Freethought of the Day

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There are 2 entries for this date: Margaret Fuller and Pär Lagerkvist
Margaret Fuller

Margaret Fuller

On this date in 1810, Margaret Fuller was born in Massachusetts, the first of nine children. Fuller became one of the foremost 19th century women writers and critics. When her father died in 1835, Margaret assumed financial headship of the family, teaching at Bronson Alcott's Temple School. She translated Goethe, and became editor of the Transcendentalist Dial for two years under Ralph Waldo Emerson. Her first book, Summer on the Lakes, was published in 1844, in which she observed the missionary harm to native Americans in the Midwest. At age 34, she became the first woman staff member of the New York Tribune, opening the doors of journalism to women and often writing of women's needs. Woman in the Nineteenth Century, in the vein of Mary Wollstonecraft's A Vindication of the Rights of Woman, came out in 1845: "Women are, indeed, the easy victims both of priestcraft and self-delusion; but this would not be, if the intellect was developed in proportion to the other powers." As a foreign correspondent for Horace Greeley, Fuller traveled to Europe, where she befriended Italian republican revolutionary Giuseppe Mazzini. Living in Rome, she met a handsome younger nobleman. They married secretly and had a son in 1848. When the republican cause was lost, they sailed to America, and were tragically drowned in a shipwreck on July 19, 1850, 50 yards short of shore. Her "Memoirs," published posthumously, were bowdlerized by the minister, William Henry Channing, who put them together, according to biographer Bell Gale Chevigny. Chevigny documented pious salutations, such as "O Father," inserted into Fuller's words to soften irreverencies. Chevigny's book, The Woman and the Myth, Margaret Fuller's Life and Writings, restores Fuller's original words. A possible Deist at most, Fuller wrote in 1842: "You see how wide the gulf that separates me from the Christian Church." D. 1850.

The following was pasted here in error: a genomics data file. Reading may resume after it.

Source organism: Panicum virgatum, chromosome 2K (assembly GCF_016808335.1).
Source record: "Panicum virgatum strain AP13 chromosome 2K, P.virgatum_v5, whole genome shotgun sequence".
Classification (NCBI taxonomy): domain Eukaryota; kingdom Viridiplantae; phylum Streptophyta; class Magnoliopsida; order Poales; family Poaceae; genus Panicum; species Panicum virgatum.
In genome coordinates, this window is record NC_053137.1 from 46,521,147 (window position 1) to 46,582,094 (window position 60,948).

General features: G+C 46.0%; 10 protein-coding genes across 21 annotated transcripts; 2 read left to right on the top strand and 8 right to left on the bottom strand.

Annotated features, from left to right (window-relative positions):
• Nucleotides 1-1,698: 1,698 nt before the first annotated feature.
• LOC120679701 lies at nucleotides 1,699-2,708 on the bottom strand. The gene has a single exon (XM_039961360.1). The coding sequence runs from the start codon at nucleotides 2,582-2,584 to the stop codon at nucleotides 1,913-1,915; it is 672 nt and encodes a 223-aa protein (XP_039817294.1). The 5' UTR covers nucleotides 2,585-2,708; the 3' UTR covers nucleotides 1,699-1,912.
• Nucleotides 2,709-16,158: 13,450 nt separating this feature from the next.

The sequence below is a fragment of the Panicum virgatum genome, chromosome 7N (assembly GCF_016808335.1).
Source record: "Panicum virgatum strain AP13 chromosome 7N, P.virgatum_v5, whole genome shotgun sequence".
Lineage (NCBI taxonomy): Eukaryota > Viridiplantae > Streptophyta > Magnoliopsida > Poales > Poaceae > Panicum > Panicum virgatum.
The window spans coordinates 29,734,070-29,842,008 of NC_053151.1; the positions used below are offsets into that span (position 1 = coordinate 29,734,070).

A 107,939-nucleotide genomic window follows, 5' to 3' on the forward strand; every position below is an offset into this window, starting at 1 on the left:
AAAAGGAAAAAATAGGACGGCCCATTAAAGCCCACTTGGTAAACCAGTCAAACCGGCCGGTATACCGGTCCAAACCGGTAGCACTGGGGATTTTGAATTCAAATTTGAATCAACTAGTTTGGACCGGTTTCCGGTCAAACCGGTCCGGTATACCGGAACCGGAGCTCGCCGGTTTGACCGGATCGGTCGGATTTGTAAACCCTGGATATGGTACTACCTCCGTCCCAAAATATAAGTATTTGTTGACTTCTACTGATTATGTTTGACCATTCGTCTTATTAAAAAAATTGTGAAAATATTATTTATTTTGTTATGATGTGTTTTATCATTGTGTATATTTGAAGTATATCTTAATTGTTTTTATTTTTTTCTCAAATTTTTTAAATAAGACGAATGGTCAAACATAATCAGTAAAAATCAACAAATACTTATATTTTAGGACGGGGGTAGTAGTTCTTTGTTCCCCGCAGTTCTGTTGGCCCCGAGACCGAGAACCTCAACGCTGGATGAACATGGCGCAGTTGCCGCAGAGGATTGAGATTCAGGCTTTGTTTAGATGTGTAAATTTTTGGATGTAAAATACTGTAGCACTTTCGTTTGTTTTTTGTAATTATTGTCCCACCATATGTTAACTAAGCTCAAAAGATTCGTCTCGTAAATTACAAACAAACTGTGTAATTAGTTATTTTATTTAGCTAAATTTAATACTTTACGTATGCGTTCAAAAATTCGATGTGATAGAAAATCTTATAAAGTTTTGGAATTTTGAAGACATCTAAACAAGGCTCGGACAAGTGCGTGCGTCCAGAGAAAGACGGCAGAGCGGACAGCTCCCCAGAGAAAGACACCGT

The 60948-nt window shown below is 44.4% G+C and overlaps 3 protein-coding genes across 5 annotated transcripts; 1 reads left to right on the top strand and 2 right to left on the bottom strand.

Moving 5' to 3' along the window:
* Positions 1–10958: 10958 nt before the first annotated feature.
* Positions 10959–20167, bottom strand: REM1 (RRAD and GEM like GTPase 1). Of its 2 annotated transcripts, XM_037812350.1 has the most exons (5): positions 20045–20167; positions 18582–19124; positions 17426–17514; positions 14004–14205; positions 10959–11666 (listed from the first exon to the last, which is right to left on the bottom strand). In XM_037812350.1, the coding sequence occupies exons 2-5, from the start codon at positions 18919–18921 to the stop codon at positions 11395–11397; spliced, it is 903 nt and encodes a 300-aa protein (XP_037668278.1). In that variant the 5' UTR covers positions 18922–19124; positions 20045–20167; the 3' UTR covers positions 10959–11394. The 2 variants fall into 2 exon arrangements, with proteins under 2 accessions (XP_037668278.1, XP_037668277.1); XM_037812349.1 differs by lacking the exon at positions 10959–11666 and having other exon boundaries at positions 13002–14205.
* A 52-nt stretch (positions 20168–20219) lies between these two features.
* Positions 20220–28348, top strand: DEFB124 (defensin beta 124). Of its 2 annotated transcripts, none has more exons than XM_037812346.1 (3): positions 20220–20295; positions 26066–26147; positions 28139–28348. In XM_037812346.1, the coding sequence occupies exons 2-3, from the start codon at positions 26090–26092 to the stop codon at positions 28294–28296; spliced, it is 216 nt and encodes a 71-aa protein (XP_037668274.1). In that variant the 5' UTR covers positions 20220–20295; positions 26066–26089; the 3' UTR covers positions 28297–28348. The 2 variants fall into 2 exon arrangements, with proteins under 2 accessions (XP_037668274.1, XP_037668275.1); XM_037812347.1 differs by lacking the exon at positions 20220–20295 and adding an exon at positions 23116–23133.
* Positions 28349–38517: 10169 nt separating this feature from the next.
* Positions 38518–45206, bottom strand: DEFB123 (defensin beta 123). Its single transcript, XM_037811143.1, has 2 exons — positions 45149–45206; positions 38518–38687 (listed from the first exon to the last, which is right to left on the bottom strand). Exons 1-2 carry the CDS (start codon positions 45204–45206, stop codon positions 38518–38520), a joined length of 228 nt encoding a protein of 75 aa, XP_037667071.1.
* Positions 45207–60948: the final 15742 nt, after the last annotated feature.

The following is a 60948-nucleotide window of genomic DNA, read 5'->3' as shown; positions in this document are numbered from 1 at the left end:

“Give me truth; cheat me by no illusion.”

—Margaret Fuller, Credo, Memoirs I:303, posthumously published in 1852 by devoted friends Ralph Waldo Emerson, W.H. Channing and J.F. Clarke (also see

Compiled by Annie Laurie Gaylor

© Freedom From Religion Foundation. All rights reserved.

Pär Lagerkvist

Pär Lagerkvist

On this day in 1891, Pär Fabian Lagerkvist, who became a Nobel Laureate, was born in the town of Växjö in Småland, then a conservative, religious, rural province in southern Sweden. After a year of study at the University of Uppsala, Lagerkvist traveled to Paris in 1912, where he immersed himself in the modern art movement, which ultimately influenced his early writings. He abandoned realism and instead followed the surreal, symbolic example of the playwright August Strindberg. Lagerkvist described himself as “a believer without faith — a religious atheist” (via Contemporary Authors Online), as much of his work was concerned with religious themes, such as the conflict between Christianity and technology, the meaning of life and the relationship between individuals and God. Several of his later works, such as the novels Barabbas (1950) and Herod and Mariamne (1967) deal with biblical characters and settings in a fictional context. Others deal with religious mythology, such as 1960s The Death of Ahasuerus, about the Christian mythological figure commonly known as the Wandering Jew. Many critics have said that Lagerkvist's characters, like himself, are doubters who want to believe but lack faith. In 1951, Lagerkvist was awarded the Nobel Prize in Literature. Lagerkvist did not answer questions about his personal life, and discouraged the production of biographies during his lifetime. His second wife, Elaine Sandel, died in 1967. They had three children, Ulf, Bengt and Elin. D. 1974.

“If you believe in god and no god exists
then your belief is an even greater wonder.
Then it is really something inconceivably great.

Why should a being lie down there in the darkness crying to someone who does not exist?
Why should that be?
There is no one who hears when someone cries in the darkness. But why does that cry exist?”

—Pär Lagerkvist in “Om du tror på gud och någon gud inte finns,” Aftonland, 1953, translated by W. H. Auden and Leif Sjöberg in Evening Land, 1975

Compiled by Eleanor Wroblewski; Photo by Neftali,

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